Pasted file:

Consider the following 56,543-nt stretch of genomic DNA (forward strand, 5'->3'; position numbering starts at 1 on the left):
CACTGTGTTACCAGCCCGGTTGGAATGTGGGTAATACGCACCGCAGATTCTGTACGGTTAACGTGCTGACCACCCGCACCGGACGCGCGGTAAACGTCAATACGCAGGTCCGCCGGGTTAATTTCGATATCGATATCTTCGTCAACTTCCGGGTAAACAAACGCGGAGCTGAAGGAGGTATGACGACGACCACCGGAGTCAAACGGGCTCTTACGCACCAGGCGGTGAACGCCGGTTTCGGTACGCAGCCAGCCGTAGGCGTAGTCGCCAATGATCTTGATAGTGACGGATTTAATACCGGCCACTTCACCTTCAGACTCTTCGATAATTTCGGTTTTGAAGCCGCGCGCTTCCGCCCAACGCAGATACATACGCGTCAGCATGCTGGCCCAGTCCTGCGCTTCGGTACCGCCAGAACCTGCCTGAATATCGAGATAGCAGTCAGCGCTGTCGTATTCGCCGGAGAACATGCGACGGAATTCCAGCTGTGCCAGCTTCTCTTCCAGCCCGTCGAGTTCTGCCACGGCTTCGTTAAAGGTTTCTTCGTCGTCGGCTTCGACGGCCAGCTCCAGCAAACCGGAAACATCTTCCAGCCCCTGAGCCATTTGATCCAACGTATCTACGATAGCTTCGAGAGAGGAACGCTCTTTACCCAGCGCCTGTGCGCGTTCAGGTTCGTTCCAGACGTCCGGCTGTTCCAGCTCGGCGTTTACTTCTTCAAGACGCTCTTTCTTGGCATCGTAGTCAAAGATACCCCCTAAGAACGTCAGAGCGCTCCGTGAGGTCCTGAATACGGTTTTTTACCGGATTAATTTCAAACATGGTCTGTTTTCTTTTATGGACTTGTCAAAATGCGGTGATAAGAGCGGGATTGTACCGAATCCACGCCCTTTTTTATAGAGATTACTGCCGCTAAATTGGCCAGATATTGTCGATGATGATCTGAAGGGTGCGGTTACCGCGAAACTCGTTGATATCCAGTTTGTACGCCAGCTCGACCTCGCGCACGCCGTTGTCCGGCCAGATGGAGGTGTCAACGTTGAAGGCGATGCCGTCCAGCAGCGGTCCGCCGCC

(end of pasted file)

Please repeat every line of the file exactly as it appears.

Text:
Consider the following 56,543-nt stretch of genomic DNA (forward strand, 5'->3'; position numbering starts at 1 on the left):
CACTGTGTTACCAGCCCGGTTGGAATGTGGGTAATACGCACCGCAGATTCTGTACGGTTAACGTGCTGACCACCCGCACCGGACGCGCGGTAAACGTCAATACGCAGGTCCGCCGGGTTAATTTCGATATCGATATCTTCGTCAACTTCCGGGTAAACAAACGCGGAGCTGAAGGAGGTATGACGACGACCACCGGAGTCAAACGGGCTCTTACGCACCAGGCGGTGAACGCCGGTTTCGGTACGCAGCCAGCCGTAGGCGTAGTCGCCAATGATCTTGATAGTGACGGATTTAATACCGGCCACTTCACCTTCAGACTCTTCGATAATTTCGGTTTTGAAGCCGCGCGCTTCCGCCCAACGCAGATACATACGCGTCAGCATGCTGGCCCAGTCCTGCGCTTCGGTACCGCCAGAACCTGCCTGAATATCGAGATAGCAGTCAGCGCTGTCGTATTCGCCGGAGAACATGCGACGGAATTCCAGCTGTGCCAGCTTCTCTTCCAGCCCGTCGAGTTCTGCCACGGCTTCGTTAAAGGTTTCTTCGTCGTCGGCTTCGACGGCCAGCTCCAGCAAACCGGAAACATCTTCCAGCCCCTGAGCCATTTGATCCAACGTATCTACGATAGCTTCGAGAGAGGAACGCTCTTTACCCAGCGCCTGTGCGCGTTCAGGTTCGTTCCAGACGTCCGGCTGTTCCAGCTCGGCGTTTACTTCTTCAAGACGCTCTTTCTTGGCATCGTAGTCAAAGATACCCCCTAAGAACGTCAGAGCGCTCCGTGAGGTCCTGAATACGGTTTTTTACCGGATTAATTTCAAACATGGTCTGTTTTCTTTTATGGACTTGTCAAAATGCGGTGATAAGAGCGGGATTGTACCGAATCCACGCCCTTTTTTATAGAGATTACTGCCGCTAAATTGGCCAGATATTGTCGATGATGATCTGAAGGGTGCGGTTACCGCGAAACTCGTTGATATCCAGTTTGTACGCCAGCTCGACCTCGCGCACGCCGTTGTCCGGCCAGATGGAGGTGTCAACGTTGAAGGCGATGCCGTCCAGCAGCGGTCCGCCGCC